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ISAW Co-hosts "Appetite for the Past"

By Maggie Pavao

ISAW's Visiting Assistant Professor Yitzchak Jaffe co-organized the two day conference and symposium, Appetite for the Past, in collaboration with Kelila Jaffe of NYU's Nutritional Science department. Together, they assembled teams of scholars and chefs with the goal of recreating ancient dishes. 

In an article in the DailyBeast, ISAW Research Associate Candida Moss explains how "food and food habits are a key marker of identity. It defines where, how, and what you eat, which, in turn, determines when and with whom you can socialize." The act of recreating ancient dishes helped in some cases, to expose the scientific process of cooking and helped the scholars involved understand the history better.

Jaffe was puzzled by the patterns of use on a vessel found in an ancient Chinese cemetery. COURTESY YITZCHAK JAFFE

Jessica Leigh Hester writes in an Atlas Obscura article: "Sometimes ancient recipes get committed to paper or a tablet—though they’re often still frustratingly vague—but in most cases the task of understanding what people in the past ate, and how they prepared and consumed it is an exercise in scientific inference and creativity." Teams in the conference recreated dishes ranging from a Babylonian lamb-and-beet stew, a jiggling almond-milk custard that riffed on medieval blancmage, and for dessert, to honey-flavored mochi inspired by a book of vegetarian recipes dating to China’s Song Dynasty.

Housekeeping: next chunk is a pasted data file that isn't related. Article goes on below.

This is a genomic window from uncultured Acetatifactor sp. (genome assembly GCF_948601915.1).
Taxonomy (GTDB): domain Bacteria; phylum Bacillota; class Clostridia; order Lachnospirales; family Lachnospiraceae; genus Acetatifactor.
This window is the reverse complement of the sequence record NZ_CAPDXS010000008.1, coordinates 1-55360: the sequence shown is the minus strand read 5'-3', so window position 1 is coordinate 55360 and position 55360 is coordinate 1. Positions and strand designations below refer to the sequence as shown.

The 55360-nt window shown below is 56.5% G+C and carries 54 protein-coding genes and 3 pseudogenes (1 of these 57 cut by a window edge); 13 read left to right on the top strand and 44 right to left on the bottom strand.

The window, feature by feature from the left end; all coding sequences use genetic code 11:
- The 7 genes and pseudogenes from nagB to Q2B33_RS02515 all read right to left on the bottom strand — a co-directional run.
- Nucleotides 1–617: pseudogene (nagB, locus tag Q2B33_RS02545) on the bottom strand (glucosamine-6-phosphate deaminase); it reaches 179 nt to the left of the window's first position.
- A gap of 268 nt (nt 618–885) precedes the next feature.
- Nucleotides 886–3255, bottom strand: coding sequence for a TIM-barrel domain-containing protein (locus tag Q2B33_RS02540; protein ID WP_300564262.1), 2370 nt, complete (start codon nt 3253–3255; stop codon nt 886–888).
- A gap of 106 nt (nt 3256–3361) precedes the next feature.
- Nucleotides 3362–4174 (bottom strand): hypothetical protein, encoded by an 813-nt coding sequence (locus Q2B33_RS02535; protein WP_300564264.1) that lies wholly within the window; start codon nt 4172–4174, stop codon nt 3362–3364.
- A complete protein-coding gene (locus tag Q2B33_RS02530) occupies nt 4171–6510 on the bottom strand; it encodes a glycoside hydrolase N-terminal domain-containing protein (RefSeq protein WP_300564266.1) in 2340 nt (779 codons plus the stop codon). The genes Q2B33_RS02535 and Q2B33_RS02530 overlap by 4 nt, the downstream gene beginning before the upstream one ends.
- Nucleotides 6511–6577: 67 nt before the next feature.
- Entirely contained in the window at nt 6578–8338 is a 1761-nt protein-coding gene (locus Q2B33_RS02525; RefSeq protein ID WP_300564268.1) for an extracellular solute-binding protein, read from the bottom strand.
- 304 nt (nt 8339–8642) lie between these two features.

The team presented their stew and some millet crackers at a recent tasting. 

Check out the video below for an interview with the organizers and a look at the chefs in action!

What do Barbarians have for dinner? And which fish sauces did the Ancient Romans prefer? Watch NYU scholars from the Institute for the Study of the Ancient World, NYU Steinhardt Department of Nutrition and Food Studies, and the Department of Anthropology come together to re-create culinary dishes from WAY back.

ISAW Co-hosts "Appetite for the Past"

ISAW Chef Raymond Childs collaborated with anthropologists and archaeologists in his recreation of millet crackers and pork stew. Benjamin Ouriel/NYU Steinhardt